Feeds:
Posts
Comments

Archive for the ‘1921 Bestselling Novels’ Category

Sign on tree: Eat, Drink, and Be Married

Happy Valentine’s Day.

I was tempted to label this post “for mature audiences.”

I don’t mean that it will be salacious or even titillating, far from it: This is a post about three married women in bestselling vintage novels whose grand passions are just memories.

Each woman’s story is told from her perspective. The novelists leave readers to determine how much to trust the woman’s judgment.

Since their glorious passion, occasionally recalled while hanging diapers to dry or when the in-laws’ all-too-familiar monologues beg the mind to wander, each of the women wonders if she might not be better off without her husband.

The reasons for their not walking out on their husbands are too complicated for immature readers to comprehend.

Again, happy Valentine’s Day.  I hope you find a novel you’re passionate about.

The Brimming Cup

teaser for The Brimming Cup on closeup of piano keys

The Brimming Cup is a 1921 novel by Dorothy Canfield [Fisher].  Its leading lady is a talented pianist, Marise Crittenden, who, as the novel opens, has just seen her youngest child off to his first year of boarding school.

Marise and her husband, Neale,  had pledged their love on the on the Rocca di Papa in 1909.  By most standards, they’ve had a good marriage.

But as she muses about life with Neale without the children in a tiny New England town far from Italy, Marise thinks, “This is the beginning of the end.”

Marise fears she and Neale will have nothing in common once their children are grown.

Just how far Marise and Neale are already mentally separated is revealed when she overhears a comment that suggests Neale has done something underhanded and she believes it: Marise would never have believed Neale capable of dishonesty back in their time in Italy.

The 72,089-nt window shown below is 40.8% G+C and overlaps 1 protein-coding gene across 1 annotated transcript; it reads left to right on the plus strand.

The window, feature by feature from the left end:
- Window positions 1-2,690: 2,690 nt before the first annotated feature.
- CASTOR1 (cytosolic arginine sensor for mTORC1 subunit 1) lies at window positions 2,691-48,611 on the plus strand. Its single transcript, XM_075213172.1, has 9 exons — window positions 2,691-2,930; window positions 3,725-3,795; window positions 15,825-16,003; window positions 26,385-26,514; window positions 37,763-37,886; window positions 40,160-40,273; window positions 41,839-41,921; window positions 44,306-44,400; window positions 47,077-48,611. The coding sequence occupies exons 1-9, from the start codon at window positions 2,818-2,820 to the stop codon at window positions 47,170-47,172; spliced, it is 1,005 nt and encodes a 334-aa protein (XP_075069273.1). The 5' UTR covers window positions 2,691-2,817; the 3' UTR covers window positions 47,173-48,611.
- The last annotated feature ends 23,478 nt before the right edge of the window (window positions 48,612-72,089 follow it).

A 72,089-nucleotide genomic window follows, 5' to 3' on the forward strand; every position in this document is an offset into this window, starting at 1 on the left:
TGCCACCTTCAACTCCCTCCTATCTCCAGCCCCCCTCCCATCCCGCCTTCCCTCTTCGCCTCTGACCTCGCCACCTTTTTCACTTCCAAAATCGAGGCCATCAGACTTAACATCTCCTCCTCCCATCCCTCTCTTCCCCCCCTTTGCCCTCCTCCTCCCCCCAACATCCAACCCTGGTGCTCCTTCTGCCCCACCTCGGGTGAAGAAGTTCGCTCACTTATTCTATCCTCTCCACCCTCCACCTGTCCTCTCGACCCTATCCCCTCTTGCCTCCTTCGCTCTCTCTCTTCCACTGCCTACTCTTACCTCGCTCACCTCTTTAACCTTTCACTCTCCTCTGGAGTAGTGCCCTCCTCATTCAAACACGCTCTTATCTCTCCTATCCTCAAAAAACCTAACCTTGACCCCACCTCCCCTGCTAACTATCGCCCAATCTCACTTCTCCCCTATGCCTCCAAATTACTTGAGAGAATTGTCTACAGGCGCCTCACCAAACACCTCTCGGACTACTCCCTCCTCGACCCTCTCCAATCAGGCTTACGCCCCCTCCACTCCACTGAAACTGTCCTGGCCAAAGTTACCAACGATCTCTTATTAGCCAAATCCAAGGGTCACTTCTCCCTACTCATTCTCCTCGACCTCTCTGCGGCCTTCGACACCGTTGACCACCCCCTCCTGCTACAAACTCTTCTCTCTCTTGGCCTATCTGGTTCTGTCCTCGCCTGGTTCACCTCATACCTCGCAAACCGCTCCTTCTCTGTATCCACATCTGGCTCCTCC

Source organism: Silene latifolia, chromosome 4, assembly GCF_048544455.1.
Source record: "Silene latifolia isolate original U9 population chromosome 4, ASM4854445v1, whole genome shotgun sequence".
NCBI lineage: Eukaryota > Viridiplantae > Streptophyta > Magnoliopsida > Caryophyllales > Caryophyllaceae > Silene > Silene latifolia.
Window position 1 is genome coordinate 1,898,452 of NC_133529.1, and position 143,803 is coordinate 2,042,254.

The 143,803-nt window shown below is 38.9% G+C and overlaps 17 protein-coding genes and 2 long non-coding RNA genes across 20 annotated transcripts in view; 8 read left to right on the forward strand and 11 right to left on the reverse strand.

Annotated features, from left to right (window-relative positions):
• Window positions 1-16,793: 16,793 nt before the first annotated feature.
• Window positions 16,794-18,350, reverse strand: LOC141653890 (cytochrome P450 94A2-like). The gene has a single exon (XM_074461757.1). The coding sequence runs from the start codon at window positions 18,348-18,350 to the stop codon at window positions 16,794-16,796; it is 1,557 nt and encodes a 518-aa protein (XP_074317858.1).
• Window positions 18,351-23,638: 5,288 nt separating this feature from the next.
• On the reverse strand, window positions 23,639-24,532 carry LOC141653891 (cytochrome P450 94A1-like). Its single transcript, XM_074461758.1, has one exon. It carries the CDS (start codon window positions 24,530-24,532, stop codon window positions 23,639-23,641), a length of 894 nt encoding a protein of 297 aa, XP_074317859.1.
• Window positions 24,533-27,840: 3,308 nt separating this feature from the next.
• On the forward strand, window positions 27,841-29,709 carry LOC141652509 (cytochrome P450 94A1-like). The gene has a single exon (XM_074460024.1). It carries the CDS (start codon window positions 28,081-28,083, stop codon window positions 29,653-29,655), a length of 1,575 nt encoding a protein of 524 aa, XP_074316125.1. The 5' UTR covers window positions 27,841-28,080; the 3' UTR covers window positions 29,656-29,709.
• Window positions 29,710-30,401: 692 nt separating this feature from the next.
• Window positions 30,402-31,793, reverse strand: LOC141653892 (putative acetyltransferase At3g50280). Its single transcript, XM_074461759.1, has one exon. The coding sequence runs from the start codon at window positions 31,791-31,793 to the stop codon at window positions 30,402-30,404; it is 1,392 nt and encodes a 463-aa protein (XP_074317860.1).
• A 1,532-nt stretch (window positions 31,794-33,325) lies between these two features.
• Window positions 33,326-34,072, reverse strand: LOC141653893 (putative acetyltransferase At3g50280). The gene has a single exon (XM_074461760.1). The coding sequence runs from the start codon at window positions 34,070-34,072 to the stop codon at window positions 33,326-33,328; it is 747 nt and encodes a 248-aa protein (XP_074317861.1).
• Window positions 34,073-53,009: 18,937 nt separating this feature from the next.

When a retired office manager moves in next door, accompanied by the young son of his late employer, Neale is away on business. To be neighborly, Marise introduces the two men around the community.

The sexy, sophisticated younger man attempts to seduce Marise. She is, naturally, flattered by his attentions, as would any woman whose baby is about to become a teenager.

The novel is intricately crafted and the story rendered with watercolor nuances.

Canfield allows readers to look over Marise’s shoulder and into her mind as she works out whether to leave Neale and a childless house for Vincent and a career.

Years of Grace

teaser for The Years of Grace beside 1912 sculpure

Nine years after The Brimming Cup was published, Margaret Ayers Barnes published her Pulitzer Prize winning bestseller Years of Grace.

Barnes’s leading lady was born Jane Ward in 1877. She was as plain and respectable and solidly middle class as her name sounds. “The unexpected was never allowed to happen to her.”

As a teenager, Jane thought if the unexpected ever did happen, she’d embrace it with joy. But although the unexpected happens to her several times, Jane never embraces it with joy.

Jane’s respectable parents disapprove of her friendship with André Duroy, a French boy whose parents live in an apartment. When André proposes,  Jane’s parents refuse permission for her to marry  or for the couple to even exchange letters until Jane is 21.

Andre goes to Paris to study sculpture for those four years.

As a consolation prize, Jane’s parents do let her go East to college at Bryn Mawr, where she spends two happy years, studying what interests her and ignoring what doesn’t, and feeling “very trivial and purposeless.”

She didn’t really worry a bit as to whether or no she ever voted and she didn’t want to work for her living and, really, she only cared about pleasing André and growing up into the kind of a girl he’d like to be with and talk to and marry.

When Jane’s older sister marries, her parents summon Jane home. Jane’s mother insists she make her debut and enter the husband competition. Although she’s not after a husband—she’s betrothed to André—Jane enjoys being a debutante.